4. David W Kopke says:

    Let builders build what they want – let homeowners decide for themselves – let the supply and demand process work – stop putting more costs into things under the name of savings – it doesn’t save to spend more on regulations and compliance.
    If homeowners want a more efficient home, the builder can offer that option. We don’t need the government to mandate anything.

    • You said it all – AMEN

    • Joel Tucker says:

      I totally agree with that. More Government control into peoples lives will not make life better, just more ways for the Government to mess it up.

      Let the consumer, home owners, decide what will work best for them and their budget. Let the builders be allowed to pursue the options and opportunities that will serve their clients.

  5. W Turner says:

    We need NAHB to get behind net zero ready for all builders.Stick built homes last 50 years or more, not 10. You do it once up front, not later when it is a prohibitive cost.

  6. Robert Riggs says:

    S. 2137 is not good for housing that should be affordable. S. 2137 is not an energy savings bill it is a Department of Energy power grab. Say no to S. 2137.

  7. Kent French says:

    If we ad up all the costs of gov. regulations that are not health and safety but just gov. over reach we may have more people living in houses and not on the street.

  8. Vicki Albert says:

    Let the free market remain free. Builders are already building more energy efficient and green homes in order to remain competitive. We don’t need more bureaucracy to muddy this up. How about the government pay more attention to the country’s infrastructure??? The local building codes have this under control. I hope our Senators do not vote, yes on this. I will vote for new Senators if they do.

  9. Neil Preister says:

    The free market in incapable of calculating the social cost of carbon into a home price. That can only be addressed with leadership and public policy.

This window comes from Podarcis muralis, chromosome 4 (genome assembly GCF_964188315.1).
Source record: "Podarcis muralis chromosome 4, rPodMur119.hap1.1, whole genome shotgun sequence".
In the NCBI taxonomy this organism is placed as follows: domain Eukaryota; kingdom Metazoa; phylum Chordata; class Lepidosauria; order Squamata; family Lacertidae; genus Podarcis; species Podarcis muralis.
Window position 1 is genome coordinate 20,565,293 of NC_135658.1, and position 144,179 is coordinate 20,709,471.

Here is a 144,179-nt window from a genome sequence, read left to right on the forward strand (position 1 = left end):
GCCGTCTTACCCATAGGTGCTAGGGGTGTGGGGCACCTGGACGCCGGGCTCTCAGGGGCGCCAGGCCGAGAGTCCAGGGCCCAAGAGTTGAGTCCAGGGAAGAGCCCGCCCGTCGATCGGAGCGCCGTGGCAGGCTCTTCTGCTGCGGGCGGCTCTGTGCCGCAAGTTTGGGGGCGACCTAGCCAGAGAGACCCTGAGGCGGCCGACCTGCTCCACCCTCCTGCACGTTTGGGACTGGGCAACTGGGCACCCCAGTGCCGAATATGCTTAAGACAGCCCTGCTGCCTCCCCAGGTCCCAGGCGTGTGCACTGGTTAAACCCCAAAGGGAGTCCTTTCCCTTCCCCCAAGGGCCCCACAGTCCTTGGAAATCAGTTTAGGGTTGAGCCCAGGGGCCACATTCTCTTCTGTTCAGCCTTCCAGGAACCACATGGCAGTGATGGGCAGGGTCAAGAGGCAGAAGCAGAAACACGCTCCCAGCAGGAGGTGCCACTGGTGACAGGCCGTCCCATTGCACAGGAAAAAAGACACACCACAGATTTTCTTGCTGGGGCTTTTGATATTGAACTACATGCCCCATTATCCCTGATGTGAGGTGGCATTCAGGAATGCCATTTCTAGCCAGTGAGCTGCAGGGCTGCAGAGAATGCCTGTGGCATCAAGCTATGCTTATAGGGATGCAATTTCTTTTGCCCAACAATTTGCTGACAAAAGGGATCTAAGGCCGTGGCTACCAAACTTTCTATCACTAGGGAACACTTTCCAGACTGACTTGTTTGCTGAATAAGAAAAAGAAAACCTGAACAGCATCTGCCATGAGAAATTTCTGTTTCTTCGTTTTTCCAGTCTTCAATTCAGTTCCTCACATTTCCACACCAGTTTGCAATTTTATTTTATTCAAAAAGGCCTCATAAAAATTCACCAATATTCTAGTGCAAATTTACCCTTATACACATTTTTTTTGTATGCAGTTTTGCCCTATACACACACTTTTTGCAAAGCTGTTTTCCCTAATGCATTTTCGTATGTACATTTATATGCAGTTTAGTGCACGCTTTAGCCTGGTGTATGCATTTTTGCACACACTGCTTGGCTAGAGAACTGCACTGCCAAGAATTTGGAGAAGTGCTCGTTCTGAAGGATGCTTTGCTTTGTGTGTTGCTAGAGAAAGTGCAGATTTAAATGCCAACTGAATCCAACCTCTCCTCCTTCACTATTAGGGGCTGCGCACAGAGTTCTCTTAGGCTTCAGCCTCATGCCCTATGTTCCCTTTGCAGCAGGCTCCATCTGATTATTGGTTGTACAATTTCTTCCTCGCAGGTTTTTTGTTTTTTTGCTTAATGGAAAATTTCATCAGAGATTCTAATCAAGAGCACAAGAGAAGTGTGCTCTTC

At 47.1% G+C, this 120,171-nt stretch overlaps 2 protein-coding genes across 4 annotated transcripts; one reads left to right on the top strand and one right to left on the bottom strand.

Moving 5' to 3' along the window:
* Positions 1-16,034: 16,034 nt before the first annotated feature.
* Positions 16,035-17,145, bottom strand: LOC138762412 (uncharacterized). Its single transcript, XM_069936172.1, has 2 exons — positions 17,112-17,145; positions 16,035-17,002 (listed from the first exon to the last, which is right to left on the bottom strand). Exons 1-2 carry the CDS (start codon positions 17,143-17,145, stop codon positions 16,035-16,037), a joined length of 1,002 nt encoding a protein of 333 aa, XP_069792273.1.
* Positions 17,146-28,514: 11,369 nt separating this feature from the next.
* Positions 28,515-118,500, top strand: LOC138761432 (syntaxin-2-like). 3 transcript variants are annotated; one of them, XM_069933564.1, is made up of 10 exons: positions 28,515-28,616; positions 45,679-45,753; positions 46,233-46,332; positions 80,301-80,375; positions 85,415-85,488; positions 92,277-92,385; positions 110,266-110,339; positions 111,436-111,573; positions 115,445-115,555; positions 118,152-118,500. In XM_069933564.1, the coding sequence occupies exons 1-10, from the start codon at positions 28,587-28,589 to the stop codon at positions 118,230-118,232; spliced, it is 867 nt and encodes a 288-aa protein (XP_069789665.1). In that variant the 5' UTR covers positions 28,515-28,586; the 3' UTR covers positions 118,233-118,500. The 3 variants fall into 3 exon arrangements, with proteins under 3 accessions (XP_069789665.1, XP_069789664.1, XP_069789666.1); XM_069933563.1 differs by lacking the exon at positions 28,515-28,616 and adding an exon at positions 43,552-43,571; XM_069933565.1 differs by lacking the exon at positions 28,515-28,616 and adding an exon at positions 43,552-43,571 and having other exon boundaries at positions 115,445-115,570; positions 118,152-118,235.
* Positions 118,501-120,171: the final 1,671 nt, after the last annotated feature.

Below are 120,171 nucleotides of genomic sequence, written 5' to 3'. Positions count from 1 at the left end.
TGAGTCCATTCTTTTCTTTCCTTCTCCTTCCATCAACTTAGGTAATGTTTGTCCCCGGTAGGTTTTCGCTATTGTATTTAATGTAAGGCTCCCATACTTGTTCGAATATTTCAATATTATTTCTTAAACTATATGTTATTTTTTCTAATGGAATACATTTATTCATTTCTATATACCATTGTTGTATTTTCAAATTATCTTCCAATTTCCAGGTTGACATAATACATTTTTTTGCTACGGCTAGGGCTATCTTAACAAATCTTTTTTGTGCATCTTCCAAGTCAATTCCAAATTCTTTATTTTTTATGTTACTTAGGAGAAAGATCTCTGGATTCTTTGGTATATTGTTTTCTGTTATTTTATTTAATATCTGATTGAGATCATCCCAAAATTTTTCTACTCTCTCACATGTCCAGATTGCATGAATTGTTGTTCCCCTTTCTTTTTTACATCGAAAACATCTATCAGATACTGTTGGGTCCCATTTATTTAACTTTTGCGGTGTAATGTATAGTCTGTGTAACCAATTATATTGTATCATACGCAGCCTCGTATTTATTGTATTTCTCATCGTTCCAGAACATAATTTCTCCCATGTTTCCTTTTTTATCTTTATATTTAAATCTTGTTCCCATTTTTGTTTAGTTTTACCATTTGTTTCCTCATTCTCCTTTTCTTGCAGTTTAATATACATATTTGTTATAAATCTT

Whole life cost calculations and lifetime embodied energy are both reduced by energy efficiency measures. Short term timescales misrepresent the advantages of sustainable design.

    By denying the savings from energy efficiency to affordable housing residents you are depriving them of the best tool available to protect them from increased energy costs and shifting the social cost of carbon on to the general public.

    Since the market rewards the energy producer and the consumer is protected by shortsighted energy policy, in this case outdated energy codes, the social cost of carbon will shift onto the general public. Energy efficiency is the low hanging fruit to balances the scales. Increasing energy generation to offset inefficiency costs much more.

    This is not simply about housing costs. Climate change has not waited for public policy to adapt. We will all pay one way or another.

  10. Thank you NAHB. the state and local associations for making a stand! ONwards and UPwards with common sense!

  11. John Holahan says:

    I wish that competition and free market forces would lead builders to do the right thing, but it doesn’t. Unless required, many builders will not deliver homes that are as energy saving as they can and should be. We should be building homes that better the lives of our clients, through indoor air quality and energy saving to just name a couple.

    “When we Build, let us think that it is forever. Let it not be for present delight, nor present use alone……….”. John Ruskin